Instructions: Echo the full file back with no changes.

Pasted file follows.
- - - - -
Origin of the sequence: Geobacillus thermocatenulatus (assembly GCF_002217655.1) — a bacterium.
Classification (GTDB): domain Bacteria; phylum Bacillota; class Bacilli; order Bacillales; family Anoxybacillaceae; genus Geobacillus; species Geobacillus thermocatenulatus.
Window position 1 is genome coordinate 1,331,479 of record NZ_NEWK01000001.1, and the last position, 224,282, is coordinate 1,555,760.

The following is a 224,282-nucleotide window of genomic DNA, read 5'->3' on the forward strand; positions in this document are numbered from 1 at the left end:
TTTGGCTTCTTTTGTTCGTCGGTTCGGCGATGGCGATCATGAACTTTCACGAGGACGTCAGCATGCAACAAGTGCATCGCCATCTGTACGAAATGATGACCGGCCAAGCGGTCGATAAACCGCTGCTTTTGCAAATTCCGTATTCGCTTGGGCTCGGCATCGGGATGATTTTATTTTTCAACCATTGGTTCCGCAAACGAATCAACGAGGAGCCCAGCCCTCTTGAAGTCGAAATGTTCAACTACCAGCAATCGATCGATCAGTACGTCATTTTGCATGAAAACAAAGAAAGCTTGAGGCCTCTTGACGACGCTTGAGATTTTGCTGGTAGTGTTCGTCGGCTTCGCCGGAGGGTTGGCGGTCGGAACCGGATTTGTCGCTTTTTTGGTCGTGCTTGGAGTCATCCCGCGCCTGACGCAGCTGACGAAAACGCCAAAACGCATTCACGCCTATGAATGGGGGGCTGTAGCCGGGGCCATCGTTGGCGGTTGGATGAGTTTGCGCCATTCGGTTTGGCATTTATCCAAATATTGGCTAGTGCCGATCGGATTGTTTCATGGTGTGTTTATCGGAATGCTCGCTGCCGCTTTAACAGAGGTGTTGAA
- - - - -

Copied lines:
Origin of the sequence: Geobacillus thermocatenulatus (assembly GCF_002217655.1) — a bacterium.
Classification (GTDB): domain Bacteria; phylum Bacillota; class Bacilli; order Bacillales; family Anoxybacillaceae; genus Geobacillus; species Geobacillus thermocatenulatus.
Window position 1 is genome coordinate 1,331,479 of record NZ_NEWK01000001.1, and the last position, 224,282, is coordinate 1,555,760.

The following is a 224,282-nucleotide window of genomic DNA, read 5'->3' on the forward strand; positions in this document are numbered from 1 at the left end:
TTTGGCTTCTTTTGTTCGTCGGTTCGGCGATGGCGATCATGAACTTTCACGAGGACGTCAGCATGCAACAAGTGCATCGCCATCTGTACGAAATGATGACCGGCCAAGCGGTCGATAAACCGCTGCTTTTGCAAATTCCGTATTCGCTTGGGCTCGGCATCGGGATGATTTTATTTTTCAACCATTGGTTCCGCAAACGAATCAACGAGGAGCCCAGCCCTCTTGAAGTCGAAATGTTCAACTACCAGCAATCGATCGATCAGTACGTCATTTTGCATGAAAACAAAGAAAGCTTGAGGCCTCTTGACGACGCTTGAGATTTTGCTGGTAGTGTTCGTCGGCTTCGCCGGAGGGTTGGCGGTCGGAACCGGATTTGTCGCTTTTTTGGTCGTGCTTGGAGTCATCCCGCGCCTGACGCAGCTGACGAAAACGCCAAAACGCATTCACGCCTATGAATGGGGGGCTGTAGCCGGGGCCATCGTTGGCGGTTGGATGAGTTTGCGCCATTCGGTTTGGCATTTATCCAAATATTGGCTAGTGCCGATCGGATTGTTTCATGGTGTGTTTATCGGAATGCTCGCTGCCGCTTTAACAGAGGTGTTGAA